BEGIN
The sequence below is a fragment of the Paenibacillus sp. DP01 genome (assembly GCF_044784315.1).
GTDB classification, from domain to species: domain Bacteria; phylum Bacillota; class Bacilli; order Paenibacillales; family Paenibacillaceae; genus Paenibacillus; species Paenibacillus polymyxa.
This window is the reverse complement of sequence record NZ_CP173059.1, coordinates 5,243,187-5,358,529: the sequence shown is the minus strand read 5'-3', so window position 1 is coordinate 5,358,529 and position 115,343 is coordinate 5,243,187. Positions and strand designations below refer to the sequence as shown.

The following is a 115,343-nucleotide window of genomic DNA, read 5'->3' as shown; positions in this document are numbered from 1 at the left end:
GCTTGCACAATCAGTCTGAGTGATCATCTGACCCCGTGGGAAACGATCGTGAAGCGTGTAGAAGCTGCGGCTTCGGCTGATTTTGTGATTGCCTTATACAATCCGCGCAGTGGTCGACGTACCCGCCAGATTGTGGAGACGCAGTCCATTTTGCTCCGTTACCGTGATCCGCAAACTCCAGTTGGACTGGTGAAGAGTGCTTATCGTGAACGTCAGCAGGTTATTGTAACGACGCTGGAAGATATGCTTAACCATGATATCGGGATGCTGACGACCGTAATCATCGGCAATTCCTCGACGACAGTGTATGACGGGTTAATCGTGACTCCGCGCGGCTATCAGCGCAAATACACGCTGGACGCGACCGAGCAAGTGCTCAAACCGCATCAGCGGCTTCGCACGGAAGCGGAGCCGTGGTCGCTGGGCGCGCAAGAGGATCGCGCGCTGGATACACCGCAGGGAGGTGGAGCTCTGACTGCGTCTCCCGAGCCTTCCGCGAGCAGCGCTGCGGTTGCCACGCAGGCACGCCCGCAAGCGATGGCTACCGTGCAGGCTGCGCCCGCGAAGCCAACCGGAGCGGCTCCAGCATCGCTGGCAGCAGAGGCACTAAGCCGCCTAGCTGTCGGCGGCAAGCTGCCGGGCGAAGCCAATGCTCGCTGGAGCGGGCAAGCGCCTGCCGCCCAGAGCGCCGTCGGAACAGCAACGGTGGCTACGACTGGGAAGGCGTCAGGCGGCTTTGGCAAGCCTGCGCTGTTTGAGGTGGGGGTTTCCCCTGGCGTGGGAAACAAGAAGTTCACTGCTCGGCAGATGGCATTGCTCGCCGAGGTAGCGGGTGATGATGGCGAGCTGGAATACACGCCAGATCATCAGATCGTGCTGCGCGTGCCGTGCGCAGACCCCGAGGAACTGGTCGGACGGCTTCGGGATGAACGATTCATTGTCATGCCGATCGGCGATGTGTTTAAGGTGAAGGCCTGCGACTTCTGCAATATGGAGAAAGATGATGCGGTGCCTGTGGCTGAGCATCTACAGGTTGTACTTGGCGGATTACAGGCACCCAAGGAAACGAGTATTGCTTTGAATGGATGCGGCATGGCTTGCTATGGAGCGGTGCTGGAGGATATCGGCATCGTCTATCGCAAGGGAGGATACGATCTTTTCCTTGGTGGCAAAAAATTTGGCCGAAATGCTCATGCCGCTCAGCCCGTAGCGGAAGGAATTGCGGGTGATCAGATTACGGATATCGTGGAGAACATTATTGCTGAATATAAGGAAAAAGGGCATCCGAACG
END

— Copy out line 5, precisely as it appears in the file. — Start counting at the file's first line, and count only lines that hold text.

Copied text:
GCTTGCACAATCAGTCTGAGTGATCATCTGACCCCGTGGGAAACGATCGTGAAGCGTGTAGAAGCTGCGGCTTCGGCTGATTTTGTGATTGCCTTATACAATCCGCGCAGTGGTCGACGTACCCGCCAGATTGTGGAGACGCAGTCCATTTTGCTCCGTTACCGTGATCCGCAAACTCCAGTTGGACTGGTGAAGAGTGCTTATCGTGAACGTCAGCAGGTTATTGTAACGACGCTGGAAGATATGCTTAACCATGATATCGGGATGCTGACGACCGTAATCATCGGCAATTCCTCGACGACAGTGTATGACGGGTTAATCGTGACTCCGCGCGGCTATCAGCGCAAATACACGCTGGACGCGACCGAGCAAGTGCTCAAACCGCATCAGCGGCTTCGCACGGAAGCGGAGCCGTGGTCGCTGGGCGCGCAAGAGGATCGCGCGCTGGATACACCGCAGGGAGGTGGAGCTCTGACTGCGTCTCCCGAGCCTTCCGCGAGCAGCGCTGCGGTTGCCACGCAGGCACGCCCGCAAGCGATGGCTACCGTGCAGGCTGCGCCCGCGAAGCCAACCGGAGCGGCTCCAGCATCGCTGGCAGCAGAGGCACTAAGCCGCCTAGCTGTCGGCGGCAAGCTGCCGGGCGAAGCCAATGCTCGCTGGAGCGGGCAAGCGCCTGCCGCCCAGAGCGCCGTCGGAACAGCAACGGTGGCTACGACTGGGAAGGCGTCAGGCGGCTTTGGCAAGCCTGCGCTGTTTGAGGTGGGGGTTTCCCCTGGCGTGGGAAACAAGAAGTTCACTGCTCGGCAGATGGCATTGCTCGCCGAGGTAGCGGGTGATGATGGCGAGCTGGAATACACGCCAGATCATCAGATCGTGCTGCGCGTGCCGTGCGCAGACCCCGAGGAACTGGTCGGACGGCTTCGGGATGAACGATTCATTGTCATGCCGATCGGCGATGTGTTTAAGGTGAAGGCCTGCGACTTCTGCAATATGGAGAAAGATGATGCGGTGCCTGTGGCTGAGCATCTACAGGTTGTACTTGGCGGATTACAGGCACCCAAGGAAACGAGTATTGCTTTGAATGGATGCGGCATGGCTTGCTATGGAGCGGTGCTGGAGGATATCGGCATCGTCTATCGCAAGGGAGGATACGATCTTTTCCTTGGTGGCAAAAAATTTGGCCGAAATGCTCATGCCGCTCAGCCCGTAGCGGAAGGAATTGCGGGTGATCAGATTACGGATATCGTGGAGAACATTATTGCTGAATATAAGGAAAAAGGGCATCCGAACG